Saturday, October 25, 2014

Featured Research

from universities, journals, and other organizations


Featured Videos

from AP, Reuters, AFP, and other news services

Texas Nurse Nina Pham Cured of Ebola

Texas Nurse Nina Pham Cured of Ebola

AFP (Oct. 25, 2014) — An American nurse who contracted Ebola while caring for a Liberian patient in Texas has been declared free of the virus and will leave the hospital. Duration: 01:01 Video provided by AFP
Powered by NewsLook.com
IKEA Desk Converts From Standing to Sitting With One Button

IKEA Desk Converts From Standing to Sitting With One Button

Buzz60 (Oct. 24, 2014) — IKEA is out with a new convertible desk that can convert from a sitting desk to a standing one with just the push of a button. Jen Markham explains. Video provided by Buzz60
Powered by NewsLook.com
Ebola Protective Suits Being Made in China

Ebola Protective Suits Being Made in China

AFP (Oct. 24, 2014) — A factory in China is busy making Ebola protective suits for healthcare workers and others fighting the spread of the virus. Duration: 00:38 Video provided by AFP
Powered by NewsLook.com
WHO: Millions of Ebola Vaccine Doses by 2015

WHO: Millions of Ebola Vaccine Doses by 2015

AP (Oct. 24, 2014) — The World Health Organization said on Friday that millions of doses of two experimental Ebola vaccines could be ready for use in 2015 and five more experimental vaccines would start being tested in March. (Oct. 24) Video provided by AP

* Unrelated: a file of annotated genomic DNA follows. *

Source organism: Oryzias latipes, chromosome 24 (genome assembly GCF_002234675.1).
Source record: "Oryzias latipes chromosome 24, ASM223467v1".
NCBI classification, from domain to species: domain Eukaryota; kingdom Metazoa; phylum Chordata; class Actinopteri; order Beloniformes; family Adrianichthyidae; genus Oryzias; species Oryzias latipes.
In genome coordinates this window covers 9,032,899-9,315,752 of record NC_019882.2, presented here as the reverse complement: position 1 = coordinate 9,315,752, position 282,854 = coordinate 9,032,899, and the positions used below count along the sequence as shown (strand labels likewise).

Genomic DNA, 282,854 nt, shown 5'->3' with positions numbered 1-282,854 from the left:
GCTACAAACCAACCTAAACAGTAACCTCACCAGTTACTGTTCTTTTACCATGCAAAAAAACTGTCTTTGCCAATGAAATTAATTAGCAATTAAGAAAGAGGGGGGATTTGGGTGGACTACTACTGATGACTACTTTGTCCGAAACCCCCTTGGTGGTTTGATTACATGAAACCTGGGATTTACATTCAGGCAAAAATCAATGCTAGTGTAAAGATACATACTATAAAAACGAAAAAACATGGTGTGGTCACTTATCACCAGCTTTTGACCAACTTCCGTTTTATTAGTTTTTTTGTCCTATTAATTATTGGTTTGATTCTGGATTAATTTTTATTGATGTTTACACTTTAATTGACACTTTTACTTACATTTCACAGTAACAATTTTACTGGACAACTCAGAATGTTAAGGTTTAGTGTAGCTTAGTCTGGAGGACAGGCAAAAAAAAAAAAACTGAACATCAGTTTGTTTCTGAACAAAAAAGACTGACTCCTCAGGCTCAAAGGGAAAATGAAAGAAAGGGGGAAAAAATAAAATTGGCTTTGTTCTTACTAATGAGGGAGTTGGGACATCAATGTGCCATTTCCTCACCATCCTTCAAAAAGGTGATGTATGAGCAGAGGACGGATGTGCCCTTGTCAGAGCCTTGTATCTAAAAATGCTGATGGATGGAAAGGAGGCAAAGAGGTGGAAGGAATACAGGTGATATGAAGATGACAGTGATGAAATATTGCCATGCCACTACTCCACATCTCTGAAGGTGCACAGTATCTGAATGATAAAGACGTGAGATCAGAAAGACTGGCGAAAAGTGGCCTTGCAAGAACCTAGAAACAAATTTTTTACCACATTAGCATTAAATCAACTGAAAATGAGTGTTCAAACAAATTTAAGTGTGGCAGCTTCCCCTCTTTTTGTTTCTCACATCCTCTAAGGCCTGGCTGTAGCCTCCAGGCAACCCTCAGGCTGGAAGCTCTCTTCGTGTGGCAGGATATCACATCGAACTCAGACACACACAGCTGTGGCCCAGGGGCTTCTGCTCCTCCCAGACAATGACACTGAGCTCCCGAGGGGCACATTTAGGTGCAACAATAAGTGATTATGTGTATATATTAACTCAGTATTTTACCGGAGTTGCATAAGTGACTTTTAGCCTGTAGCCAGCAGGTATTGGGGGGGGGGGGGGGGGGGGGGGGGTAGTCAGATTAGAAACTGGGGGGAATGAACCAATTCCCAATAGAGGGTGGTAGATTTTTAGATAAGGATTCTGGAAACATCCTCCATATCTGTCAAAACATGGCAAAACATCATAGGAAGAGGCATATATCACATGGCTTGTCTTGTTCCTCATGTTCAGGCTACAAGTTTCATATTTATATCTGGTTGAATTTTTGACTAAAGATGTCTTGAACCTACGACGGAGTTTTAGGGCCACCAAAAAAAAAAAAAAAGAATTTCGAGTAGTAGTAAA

Powered by NewsLook.com

Search ScienceDaily

Number of stories in archives: 140,361

Find with keyword(s):
 
Enter a keyword or phrase to search ScienceDaily for related topics and research stories.

Save/Print:
Share:  

Breaking News:

Strange & Offbeat Stories

 

Health & Medicine

Mind & Brain

Living & Well

In Other News

... from NewsDaily.com

Science News

Health News

Environment News

Technology News



Save/Print:
Share:  

Free Subscriptions


Get the latest science news with ScienceDaily's free email newsletters, updated daily and weekly. Or view hourly updated newsfeeds in your RSS reader:

Get Social & Mobile


Keep up to date with the latest news from ScienceDaily via social networks and mobile apps:

Have Feedback?


Tell us what you think of ScienceDaily -- we welcome both positive and negative comments. Have any problems using the site? Questions?
Mobile iPhone Android Web
Follow Facebook Twitter Google+
Subscribe RSS Feeds Email Newsletters
Latest Headlines Health & Medicine Mind & Brain Space & Time Matter & Energy Computers & Math Plants & Animals Earth & Climate Fossils & Ruins